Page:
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Restrictive covenants state what an owner can or can’t do with their home or land, restricting their use of the property in some way. They are binding conditions or clauses written into a property’s deeds or contract that prevents the homeowner from completing certain acts or alterations.
It is possible to remove a restrictive covenant if you have the permission of the person who has the benefit. It’s not always possible to identify who this is but they are often put into place for the benefit of neighbouring properties.
Compare My Move works with a variety of property and finance experts to create accurate and helpful articles that can guide you through the buying and selling process. In this article, we’ll explain exactly what a restrictive covenant is, why they’re used and what you can do to remove them if you wish to do so.
Restrictive covenants are often set in place to maintain the character or uniformity of a property or area. They are often imposed by the housing developer or seller and can be found in the title deeds when a house is completed. There can also be restrictive covenants in your lease when buying a leasehold property.
There are a variety of restrictive covenants that you may see when buying a house. Here are a few common covenants to look out for:
The restrictive covenants listed above are fairly common but there are still many more you could come across. Some restrictions may even go as far as asking owners not to play musical instruments at certain times of the day. The type of covenant and the level of detail provided will depend on the person who enforced it.
Typically, the legal owner of the land intended to be benefited by the covenant is the one who can enforce it. Landowners are generally able to impose restrictive covenants on the land they’re selling to protect its value and minimise any possible damage.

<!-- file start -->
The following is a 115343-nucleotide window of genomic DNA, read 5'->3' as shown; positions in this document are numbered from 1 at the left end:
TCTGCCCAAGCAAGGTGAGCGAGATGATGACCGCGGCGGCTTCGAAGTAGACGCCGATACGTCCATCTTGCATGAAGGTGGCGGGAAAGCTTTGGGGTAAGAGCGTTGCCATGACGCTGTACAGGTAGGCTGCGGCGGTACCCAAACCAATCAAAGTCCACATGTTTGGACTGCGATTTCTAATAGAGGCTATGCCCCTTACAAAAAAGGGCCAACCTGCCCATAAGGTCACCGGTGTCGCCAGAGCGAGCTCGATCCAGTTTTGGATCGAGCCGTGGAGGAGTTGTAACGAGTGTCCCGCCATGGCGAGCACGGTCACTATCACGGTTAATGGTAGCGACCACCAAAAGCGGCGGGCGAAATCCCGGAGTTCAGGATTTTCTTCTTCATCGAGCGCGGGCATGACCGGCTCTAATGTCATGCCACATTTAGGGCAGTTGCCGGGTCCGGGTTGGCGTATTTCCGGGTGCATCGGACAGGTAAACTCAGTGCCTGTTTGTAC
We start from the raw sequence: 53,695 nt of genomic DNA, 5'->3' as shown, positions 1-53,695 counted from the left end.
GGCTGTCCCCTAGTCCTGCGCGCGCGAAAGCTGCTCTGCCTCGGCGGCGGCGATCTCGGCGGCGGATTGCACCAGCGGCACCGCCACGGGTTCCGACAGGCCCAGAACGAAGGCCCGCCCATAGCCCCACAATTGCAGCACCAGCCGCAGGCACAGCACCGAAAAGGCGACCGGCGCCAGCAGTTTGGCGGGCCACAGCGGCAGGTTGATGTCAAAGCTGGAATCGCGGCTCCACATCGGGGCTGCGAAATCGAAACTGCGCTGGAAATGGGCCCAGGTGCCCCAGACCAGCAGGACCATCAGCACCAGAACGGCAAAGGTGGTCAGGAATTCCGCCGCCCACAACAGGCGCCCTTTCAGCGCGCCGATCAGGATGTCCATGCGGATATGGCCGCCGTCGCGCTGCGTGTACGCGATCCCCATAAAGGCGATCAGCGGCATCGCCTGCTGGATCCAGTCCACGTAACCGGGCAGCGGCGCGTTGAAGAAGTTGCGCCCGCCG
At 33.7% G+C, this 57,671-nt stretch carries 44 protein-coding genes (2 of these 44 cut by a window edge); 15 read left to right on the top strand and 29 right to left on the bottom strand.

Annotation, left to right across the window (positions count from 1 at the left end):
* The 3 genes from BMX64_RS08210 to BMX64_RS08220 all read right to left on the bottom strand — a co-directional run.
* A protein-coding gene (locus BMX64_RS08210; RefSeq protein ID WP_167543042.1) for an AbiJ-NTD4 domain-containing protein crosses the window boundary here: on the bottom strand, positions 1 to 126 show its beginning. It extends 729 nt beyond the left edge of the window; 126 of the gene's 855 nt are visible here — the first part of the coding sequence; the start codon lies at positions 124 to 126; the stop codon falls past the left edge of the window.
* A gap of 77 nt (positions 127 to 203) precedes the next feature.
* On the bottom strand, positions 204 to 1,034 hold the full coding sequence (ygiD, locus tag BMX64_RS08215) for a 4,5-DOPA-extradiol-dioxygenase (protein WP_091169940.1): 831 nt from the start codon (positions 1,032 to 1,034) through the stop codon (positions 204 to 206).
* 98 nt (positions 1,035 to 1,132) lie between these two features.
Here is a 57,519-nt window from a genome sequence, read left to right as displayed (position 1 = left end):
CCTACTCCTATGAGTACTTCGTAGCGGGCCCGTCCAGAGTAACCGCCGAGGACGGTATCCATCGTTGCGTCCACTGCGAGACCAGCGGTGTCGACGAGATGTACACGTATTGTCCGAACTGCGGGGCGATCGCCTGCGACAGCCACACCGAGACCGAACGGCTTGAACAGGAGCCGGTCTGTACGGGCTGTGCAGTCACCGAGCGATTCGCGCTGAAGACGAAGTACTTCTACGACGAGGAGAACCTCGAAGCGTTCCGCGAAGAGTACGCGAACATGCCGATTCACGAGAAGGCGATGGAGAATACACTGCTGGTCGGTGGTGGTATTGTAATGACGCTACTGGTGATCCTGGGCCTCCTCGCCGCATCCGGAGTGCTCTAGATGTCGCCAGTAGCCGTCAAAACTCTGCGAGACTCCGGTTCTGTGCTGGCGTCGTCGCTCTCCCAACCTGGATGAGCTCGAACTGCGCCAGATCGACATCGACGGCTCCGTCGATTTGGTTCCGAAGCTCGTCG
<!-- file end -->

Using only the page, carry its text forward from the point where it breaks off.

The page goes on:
The main reason covenants are designed is to uphold particular standards for the residents. This is especially true for new build restrictive covenants. Many covenants imposed by housing developers or property management companies are to prevent owners from completing work or other acts that could negatively impact the neighbourhood or affect a desired level of unity.
They are generally put in place to benefit someone, particularly neighbouring properties. This means that anything from fixing a satellite dish to keeping livestock could be included in the title deeds as a restrictive covenant.
No, restrictive covenants can be placed on new builds, older buildings and land. If you’re buying an older home with covenants imposed, do not think that the age of these restrictions will affect their validity or relevance. They must still be enforced even years after being included in the deeds.
However, some old covenants may be considered unenforceable if the original owner or builder can not be found. They can also be unenforceable if the wording used is too ambiguous or if it has become outdated. For example, there may still be some covenants restricting the sale of ‘intoxicating liquor’ in older builders. These are often seen as outdated.
Restrictive covenants ‘run with the land’ which means they are applicable to all future owners of the land or property. This means that when you’re buying a property, you will want to instruct your conveyancing solicitor to inspect the deeds and to highlight any existing covenants before committing to the transaction. This is because you will be held accountable for any breaches incurred and so it’s important to know as soon as possible.
Whilst viewing the deeds, it would also be wise to find out where the ‘benefit of the covenant’ resides. It typically resides with the current landowner but it may have been passed onto another individual or company. This will be the person who can answer any of your queries and who enforces any breaches.